July 2015 - I have just returned from an amazing trip through parts of Europe. I have only been to Europe 2 times before. My colleagues at my high school challenged 29 students to go on an educational trip based on investigating education as a human right. We traveled through Amsterdam, Paris, Geneva, and Davos. I had the epiphany of writing this book after I heard Sir Ken Robinson speak. I felt an urge to express my thinking behind the most positive and effective ways I have found to work in educating high school students. It is as simple as getting out of the way of your students.
Get out of the way of your students.
At the conference in Davos, there were many speakers commenting on how education stifled their success. They spoke of how the rigid ways of the American educational system is broken and in disrepair. The rampant testing of our culture is destroying any creativity our students might have possessed. Students start to lose interest in school as soon as they reach the 3rd or 4th grade. I began thinking of why that is.
Sir Ken Robinson put it in a simplistic way. Schools do three things to stifle educations. Schools promote conformity. Schools are constantly under a compliance model. And finally, schools make their students plan out everything. This could not be any truer. This made me think about my time in school. I hated high school. I did not like any of the subjects except the arts. I was free in that class. I remember drawing and painting things I wanted to. Photography was also interesting to me. I loved to take pictures and show my interests in each print. I look back to the core classes that the school focused on. Math and English were subjects I didn’t care about. I could care less about Shakespeare. I hardly ever read even through my college years because I felt it was forced upon me. I hated history because all we talked about was people who the teachers were interested in. The perspective was always the same. Textbooks were like huge weights that only hurt my back when I carried them. Inside the textbooks, there were always short paragraphs that spewed useless facts to me. I had no say. I never got to talk about what interested me. It was never challenging in a way I wanted to participate. I realized people were trying to shove me in a certain direction in school where I had no control.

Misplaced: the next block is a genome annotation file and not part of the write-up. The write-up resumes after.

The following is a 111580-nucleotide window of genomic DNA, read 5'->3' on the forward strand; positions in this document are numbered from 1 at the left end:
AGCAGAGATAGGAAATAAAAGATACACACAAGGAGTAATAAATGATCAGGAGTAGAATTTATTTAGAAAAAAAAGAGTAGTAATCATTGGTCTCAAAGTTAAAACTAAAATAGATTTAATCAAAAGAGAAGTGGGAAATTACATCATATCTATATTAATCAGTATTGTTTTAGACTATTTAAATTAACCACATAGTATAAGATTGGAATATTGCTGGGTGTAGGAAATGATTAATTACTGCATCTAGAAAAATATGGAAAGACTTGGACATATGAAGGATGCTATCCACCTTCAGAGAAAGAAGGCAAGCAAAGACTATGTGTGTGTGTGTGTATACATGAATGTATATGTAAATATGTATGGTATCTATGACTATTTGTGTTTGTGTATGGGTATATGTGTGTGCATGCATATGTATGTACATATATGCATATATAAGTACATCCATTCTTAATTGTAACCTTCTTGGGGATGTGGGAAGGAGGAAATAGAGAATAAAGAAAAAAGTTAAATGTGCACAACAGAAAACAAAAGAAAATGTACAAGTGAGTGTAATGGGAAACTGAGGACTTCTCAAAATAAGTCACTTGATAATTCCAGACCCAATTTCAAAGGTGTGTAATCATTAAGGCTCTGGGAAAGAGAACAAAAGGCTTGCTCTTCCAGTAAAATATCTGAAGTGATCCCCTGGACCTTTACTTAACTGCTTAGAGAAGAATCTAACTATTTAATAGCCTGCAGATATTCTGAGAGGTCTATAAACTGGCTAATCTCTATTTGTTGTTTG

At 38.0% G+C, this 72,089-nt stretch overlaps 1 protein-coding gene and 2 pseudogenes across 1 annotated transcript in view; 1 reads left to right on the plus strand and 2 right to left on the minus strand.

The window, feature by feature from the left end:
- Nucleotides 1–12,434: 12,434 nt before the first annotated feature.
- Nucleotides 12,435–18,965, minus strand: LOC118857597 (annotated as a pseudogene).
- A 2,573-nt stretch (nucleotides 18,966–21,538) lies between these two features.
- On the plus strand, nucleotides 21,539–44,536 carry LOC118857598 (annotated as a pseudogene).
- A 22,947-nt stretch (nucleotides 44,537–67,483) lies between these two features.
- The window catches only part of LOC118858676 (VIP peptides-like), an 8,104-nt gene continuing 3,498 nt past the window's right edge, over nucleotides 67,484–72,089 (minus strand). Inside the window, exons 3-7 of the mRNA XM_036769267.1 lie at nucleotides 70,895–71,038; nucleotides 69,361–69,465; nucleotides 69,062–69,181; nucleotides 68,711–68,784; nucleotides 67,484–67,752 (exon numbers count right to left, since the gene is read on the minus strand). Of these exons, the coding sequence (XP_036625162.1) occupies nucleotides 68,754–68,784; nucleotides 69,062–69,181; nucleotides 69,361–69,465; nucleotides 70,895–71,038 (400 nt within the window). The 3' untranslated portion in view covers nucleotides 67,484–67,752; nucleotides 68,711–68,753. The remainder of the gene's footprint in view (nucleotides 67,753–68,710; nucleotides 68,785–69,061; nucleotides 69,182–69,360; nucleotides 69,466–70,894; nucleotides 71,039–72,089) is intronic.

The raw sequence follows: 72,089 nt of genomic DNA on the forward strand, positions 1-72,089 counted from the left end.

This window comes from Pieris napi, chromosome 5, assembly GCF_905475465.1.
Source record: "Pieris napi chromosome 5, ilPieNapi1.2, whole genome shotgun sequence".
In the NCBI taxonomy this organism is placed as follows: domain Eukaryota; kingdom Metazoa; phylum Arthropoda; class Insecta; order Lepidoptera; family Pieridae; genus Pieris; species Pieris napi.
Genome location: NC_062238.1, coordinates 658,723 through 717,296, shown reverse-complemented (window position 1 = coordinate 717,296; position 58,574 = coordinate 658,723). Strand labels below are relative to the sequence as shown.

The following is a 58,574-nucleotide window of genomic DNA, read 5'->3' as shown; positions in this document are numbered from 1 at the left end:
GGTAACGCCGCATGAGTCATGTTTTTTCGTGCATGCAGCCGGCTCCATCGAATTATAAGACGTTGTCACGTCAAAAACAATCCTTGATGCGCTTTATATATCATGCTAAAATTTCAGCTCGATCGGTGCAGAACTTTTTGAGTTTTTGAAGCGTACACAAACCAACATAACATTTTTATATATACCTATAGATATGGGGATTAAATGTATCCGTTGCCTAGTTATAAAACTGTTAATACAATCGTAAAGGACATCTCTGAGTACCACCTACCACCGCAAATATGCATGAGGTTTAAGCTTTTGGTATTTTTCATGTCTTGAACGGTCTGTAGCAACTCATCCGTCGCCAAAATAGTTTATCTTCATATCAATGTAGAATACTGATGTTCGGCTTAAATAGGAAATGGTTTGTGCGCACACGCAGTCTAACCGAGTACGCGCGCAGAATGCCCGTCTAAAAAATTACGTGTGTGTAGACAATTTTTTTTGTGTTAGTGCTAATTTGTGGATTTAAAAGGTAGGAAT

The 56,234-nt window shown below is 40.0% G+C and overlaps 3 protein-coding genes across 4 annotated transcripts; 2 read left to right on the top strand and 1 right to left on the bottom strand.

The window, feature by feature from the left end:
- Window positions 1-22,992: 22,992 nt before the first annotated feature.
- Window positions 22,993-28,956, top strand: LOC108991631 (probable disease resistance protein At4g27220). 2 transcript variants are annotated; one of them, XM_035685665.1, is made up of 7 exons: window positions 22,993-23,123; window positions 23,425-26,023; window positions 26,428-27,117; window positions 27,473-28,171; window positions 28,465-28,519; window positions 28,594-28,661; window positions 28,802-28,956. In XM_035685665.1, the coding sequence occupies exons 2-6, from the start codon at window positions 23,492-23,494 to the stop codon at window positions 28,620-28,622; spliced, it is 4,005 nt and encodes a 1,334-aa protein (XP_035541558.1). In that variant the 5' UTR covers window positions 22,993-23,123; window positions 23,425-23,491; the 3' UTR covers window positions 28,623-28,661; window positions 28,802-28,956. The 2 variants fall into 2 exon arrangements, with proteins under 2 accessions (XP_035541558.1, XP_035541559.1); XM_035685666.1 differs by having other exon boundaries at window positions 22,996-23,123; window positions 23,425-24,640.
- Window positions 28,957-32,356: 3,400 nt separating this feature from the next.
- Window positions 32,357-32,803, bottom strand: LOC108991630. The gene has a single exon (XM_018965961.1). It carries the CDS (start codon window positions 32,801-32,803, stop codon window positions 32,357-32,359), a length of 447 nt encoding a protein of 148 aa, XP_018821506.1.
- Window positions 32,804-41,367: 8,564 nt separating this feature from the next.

After thinking about all of these things, I began to think about my practice at my current high school as an educator. I realized I got in the way of my students and their learning. As educators, we are trained to do so. It is an insane approach. My most successful lesson are when I give my students a problem, and then let them go and solve it in whatever way they want to. It is amazing the ways students will look at things so differently. The diversity of thinkers in the room will not only amaze you as an educator, it will allow other students to see a problem solved differently. Diversity is greater that conformity!
I also have looked at how a unit gets a student from point A to point B in a certain way. I have taught units sometimes that tell only one way to get from point A to B. Most students will go along with the teaching because that is what they have been programmed to do in the last 8 to 10 years of their education. Watch student become creative when you start at A and tell them to get to B and watch them become creative. I have seen this in many classes I teach involving business. I will put students in a scenario where sales are lagging in a company and have them create ways to increase revenue. I have gotten out of the way and let them create. It is amazing to see them work.